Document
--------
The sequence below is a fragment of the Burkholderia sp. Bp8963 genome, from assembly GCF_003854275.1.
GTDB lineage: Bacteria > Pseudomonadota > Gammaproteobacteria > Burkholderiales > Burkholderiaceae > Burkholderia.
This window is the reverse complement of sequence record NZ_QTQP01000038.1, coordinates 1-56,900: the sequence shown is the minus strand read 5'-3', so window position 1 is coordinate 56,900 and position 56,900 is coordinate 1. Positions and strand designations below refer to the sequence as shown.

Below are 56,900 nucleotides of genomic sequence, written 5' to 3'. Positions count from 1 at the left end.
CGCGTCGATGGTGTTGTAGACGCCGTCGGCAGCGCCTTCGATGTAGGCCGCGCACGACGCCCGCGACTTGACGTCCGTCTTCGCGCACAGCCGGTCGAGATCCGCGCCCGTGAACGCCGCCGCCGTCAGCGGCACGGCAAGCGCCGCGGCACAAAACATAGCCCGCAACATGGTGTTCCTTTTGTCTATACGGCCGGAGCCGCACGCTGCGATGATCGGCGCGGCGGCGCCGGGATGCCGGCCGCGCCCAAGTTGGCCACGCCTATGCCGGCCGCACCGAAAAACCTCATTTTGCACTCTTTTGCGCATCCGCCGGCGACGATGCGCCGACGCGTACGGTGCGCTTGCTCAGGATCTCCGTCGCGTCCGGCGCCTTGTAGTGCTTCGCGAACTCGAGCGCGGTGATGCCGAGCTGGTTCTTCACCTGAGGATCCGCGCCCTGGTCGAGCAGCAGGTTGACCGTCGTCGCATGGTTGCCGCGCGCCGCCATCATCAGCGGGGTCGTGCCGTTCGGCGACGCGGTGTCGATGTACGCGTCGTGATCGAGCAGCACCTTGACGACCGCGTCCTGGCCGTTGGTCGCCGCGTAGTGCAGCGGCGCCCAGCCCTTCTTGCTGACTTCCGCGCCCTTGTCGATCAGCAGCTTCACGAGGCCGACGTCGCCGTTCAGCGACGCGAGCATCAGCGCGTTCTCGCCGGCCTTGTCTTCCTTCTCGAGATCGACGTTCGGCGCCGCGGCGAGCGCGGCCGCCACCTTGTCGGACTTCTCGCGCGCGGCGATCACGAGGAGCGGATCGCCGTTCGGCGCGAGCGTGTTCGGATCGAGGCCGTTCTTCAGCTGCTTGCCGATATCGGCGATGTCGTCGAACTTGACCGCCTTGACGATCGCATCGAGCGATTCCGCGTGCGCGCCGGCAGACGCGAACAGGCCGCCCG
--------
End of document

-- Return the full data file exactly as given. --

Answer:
The sequence below is a fragment of the Burkholderia sp. Bp8963 genome, from assembly GCF_003854275.1.
GTDB lineage: Bacteria > Pseudomonadota > Gammaproteobacteria > Burkholderiales > Burkholderiaceae > Burkholderia.
This window is the reverse complement of sequence record NZ_QTQP01000038.1, coordinates 1-56,900: the sequence shown is the minus strand read 5'-3', so window position 1 is coordinate 56,900 and position 56,900 is coordinate 1. Positions and strand designations below refer to the sequence as shown.

Below are 56,900 nucleotides of genomic sequence, written 5' to 3'. Positions count from 1 at the left end.
CGCGTCGATGGTGTTGTAGACGCCGTCGGCAGCGCCTTCGATGTAGGCCGCGCACGACGCCCGCGACTTGACGTCCGTCTTCGCGCACAGCCGGTCGAGATCCGCGCCCGTGAACGCCGCCGCCGTCAGCGGCACGGCAAGCGCCGCGGCACAAAACATAGCCCGCAACATGGTGTTCCTTTTGTCTATACGGCCGGAGCCGCACGCTGCGATGATCGGCGCGGCGGCGCCGGGATGCCGGCCGCGCCCAAGTTGGCCACGCCTATGCCGGCCGCACCGAAAAACCTCATTTTGCACTCTTTTGCGCATCCGCCGGCGACGATGCGCCGACGCGTACGGTGCGCTTGCTCAGGATCTCCGTCGCGTCCGGCGCCTTGTAGTGCTTCGCGAACTCGAGCGCGGTGATGCCGAGCTGGTTCTTCACCTGAGGATCCGCGCCCTGGTCGAGCAGCAGGTTGACCGTCGTCGCATGGTTGCCGCGCGCCGCCATCATCAGCGGGGTCGTGCCGTTCGGCGACGCGGTGTCGATGTACGCGTCGTGATCGAGCAGCACCTTGACGACCGCGTCCTGGCCGTTGGTCGCCGCGTAGTGCAGCGGCGCCCAGCCCTTCTTGCTGACTTCCGCGCCCTTGTCGATCAGCAGCTTCACGAGGCCGACGTCGCCGTTCAGCGACGCGAGCATCAGCGCGTTCTCGCCGGCCTTGTCTTCCTTCTCGAGATCGACGTTCGGCGCCGCGGCGAGCGCGGCCGCCACCTTGTCGGACTTCTCGCGCGCGGCGATCACGAGGAGCGGATCGCCGTTCGGCGCGAGCGTGTTCGGATCGAGGCCGTTCTTCAGCTGCTTGCCGATATCGGCGATGTCGTCGAACTTGACCGCCTTGACGATCGCATCGAGCGATTCCGCGTGCGCGCCGGCAGACGCGAACAGGCCGCCCG